The principle was and is that those who share spiritual things are to be shared with in return by your physical things.  That giving is not supposed to be under compulsion, but as a result of the grace that was given to you.  If you received the gift of grace, then is it not reasonable that you return gifts graciously?  Paul would say in 1Cor. 9:11 “If we sowed spiritual things in you, is it too much if we reap material things from you?” 

The church of Antioch willingly, gladly gave to the elders in the church at Jerusalem. Acts 11:29 “And in the proportion that any of the disciples had means, each of them determined to send a contribution for the relief of the brethren living in Judea.” According to the proportion of their means.  Luke isn’t talking about tithing here.  Tithing is an Old Testament law, but it has an even older precedent.  Abraham gave tithes to Melchisadek long before the law was written.  While it is not a law for New Testament believers, it continues to be a principle, and it is evidence of a new life in Christ.  Now that you are saved, you should realize that God has given you gifts not just to help yourself, but to help others.  And your first responsibility is to the church and to those who teach you the gospel. 

I find it extremely uncomfortable to talk about giving to the church.  So many preachers have abused this principle that I feel it has a detrimental boomerang affect.  Consequently we go out of our way to not pass an offering plate or try to get people to pledge money or anything like that.  I would rather suffer financially than cause the church of Christ to suffer.  But my reticence does not eliminate the principle that the Bible clearly teaches, and furthermore to omit teaching that principle deprives you of the benefit of giving.   There is a blessing that comes from God from giving with a cheerful heart.  The Lord loves a cheerful giver.  There is a blessing that God gives to those who honor Him with the first fruits of their income.  And furthermore, it is evidence of a new life in Christ.  Christ was anything but selfish.  He gave His very life for us, that we might have life in Him. So if Christ is living in us, through us, then that will become evident by our generosity towards His body.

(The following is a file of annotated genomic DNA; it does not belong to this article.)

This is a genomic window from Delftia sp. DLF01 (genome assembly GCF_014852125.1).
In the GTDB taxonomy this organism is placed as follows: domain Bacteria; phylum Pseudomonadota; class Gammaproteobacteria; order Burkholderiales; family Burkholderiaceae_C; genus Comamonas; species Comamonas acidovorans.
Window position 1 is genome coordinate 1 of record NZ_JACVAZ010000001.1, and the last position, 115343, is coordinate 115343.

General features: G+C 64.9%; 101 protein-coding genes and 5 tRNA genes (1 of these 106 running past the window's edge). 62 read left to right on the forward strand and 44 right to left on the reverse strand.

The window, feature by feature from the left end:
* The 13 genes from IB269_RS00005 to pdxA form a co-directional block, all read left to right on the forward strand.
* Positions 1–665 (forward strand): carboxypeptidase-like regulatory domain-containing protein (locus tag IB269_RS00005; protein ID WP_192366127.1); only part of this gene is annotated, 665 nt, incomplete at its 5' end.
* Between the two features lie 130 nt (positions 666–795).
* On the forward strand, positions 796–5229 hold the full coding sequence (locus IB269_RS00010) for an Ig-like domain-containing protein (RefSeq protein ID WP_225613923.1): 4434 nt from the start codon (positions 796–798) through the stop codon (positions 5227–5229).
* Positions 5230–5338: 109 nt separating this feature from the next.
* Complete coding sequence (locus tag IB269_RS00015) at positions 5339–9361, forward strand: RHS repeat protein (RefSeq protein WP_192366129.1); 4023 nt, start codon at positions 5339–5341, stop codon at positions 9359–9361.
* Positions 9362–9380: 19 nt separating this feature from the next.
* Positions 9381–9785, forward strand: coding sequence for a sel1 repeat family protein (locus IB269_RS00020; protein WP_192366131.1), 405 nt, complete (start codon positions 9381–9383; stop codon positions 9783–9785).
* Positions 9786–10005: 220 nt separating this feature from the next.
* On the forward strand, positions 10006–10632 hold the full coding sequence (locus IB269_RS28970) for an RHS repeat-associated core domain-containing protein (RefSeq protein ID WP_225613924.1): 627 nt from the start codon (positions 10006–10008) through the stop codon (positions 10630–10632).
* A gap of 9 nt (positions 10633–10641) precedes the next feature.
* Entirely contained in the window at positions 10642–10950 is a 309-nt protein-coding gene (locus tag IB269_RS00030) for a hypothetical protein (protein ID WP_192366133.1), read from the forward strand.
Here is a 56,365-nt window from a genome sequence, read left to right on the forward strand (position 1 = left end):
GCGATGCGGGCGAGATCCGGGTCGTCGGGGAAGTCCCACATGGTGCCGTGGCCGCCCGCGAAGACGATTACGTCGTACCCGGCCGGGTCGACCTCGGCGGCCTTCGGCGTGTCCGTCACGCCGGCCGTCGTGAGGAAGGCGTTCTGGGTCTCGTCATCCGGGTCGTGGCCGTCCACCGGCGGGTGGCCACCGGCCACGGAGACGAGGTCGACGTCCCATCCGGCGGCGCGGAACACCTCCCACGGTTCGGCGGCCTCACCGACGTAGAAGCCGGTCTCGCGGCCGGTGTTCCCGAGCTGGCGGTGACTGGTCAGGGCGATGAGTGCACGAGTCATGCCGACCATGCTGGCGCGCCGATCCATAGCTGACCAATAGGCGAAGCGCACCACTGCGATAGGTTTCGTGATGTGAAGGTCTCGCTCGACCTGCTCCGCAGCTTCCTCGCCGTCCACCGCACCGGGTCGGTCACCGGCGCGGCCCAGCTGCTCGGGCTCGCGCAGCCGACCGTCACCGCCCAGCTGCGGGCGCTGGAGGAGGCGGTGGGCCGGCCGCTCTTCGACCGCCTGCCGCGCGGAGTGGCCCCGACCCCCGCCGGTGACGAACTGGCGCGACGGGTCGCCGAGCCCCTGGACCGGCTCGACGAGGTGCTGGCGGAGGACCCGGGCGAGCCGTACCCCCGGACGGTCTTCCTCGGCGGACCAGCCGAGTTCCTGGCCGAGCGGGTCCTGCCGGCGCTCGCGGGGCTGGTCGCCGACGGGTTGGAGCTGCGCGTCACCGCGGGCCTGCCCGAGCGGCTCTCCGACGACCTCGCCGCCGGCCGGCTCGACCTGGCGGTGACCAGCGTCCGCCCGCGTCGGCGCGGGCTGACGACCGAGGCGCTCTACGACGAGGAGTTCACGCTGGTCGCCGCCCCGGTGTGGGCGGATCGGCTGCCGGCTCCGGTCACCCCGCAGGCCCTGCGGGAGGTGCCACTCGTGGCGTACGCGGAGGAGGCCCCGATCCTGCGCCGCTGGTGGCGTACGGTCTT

So just to recap quickly, there cannot be a true church without people who are truly saved.  Salvation begins by repentance which leads to new life.  Life in the church is evidenced by certain distinctives, which are characterized by preaching the Lord Jesus first and foremost, secondly a vibrant testimony of your salvation, thirdly the witness of the grace of God in your life, fourthly regularly being taught the word of God in a Bible teaching church resulting in making disciples,  and fifthly, being gracious, willing to give generously and liberally to supply the needs of the church, so that the gospel goes out to the world unhindered.

I hope that in the closing minutes of this service today, you will examine your life in light of this testimony of this early church and see if there are areas in which you have fallen short.  Maybe you have fallen out of regular fellowship and need to get back into a Bible teaching church where you can be discipled and begin to make disciples.  Or maybe you recognize that you have never truly repented.  There is not any evidence of Christ living in you because you have never been born again by the Spirit of God.  I’m here to tell you today the good news, that God is not willing that any should perish, but that all should come to repentance.  Don’t leave this place today without calling on the name of the Lord in faith and repentance so that you might be born again.  I would be happy to talk to anyone that wants to know more how they can be saved directly following the service today.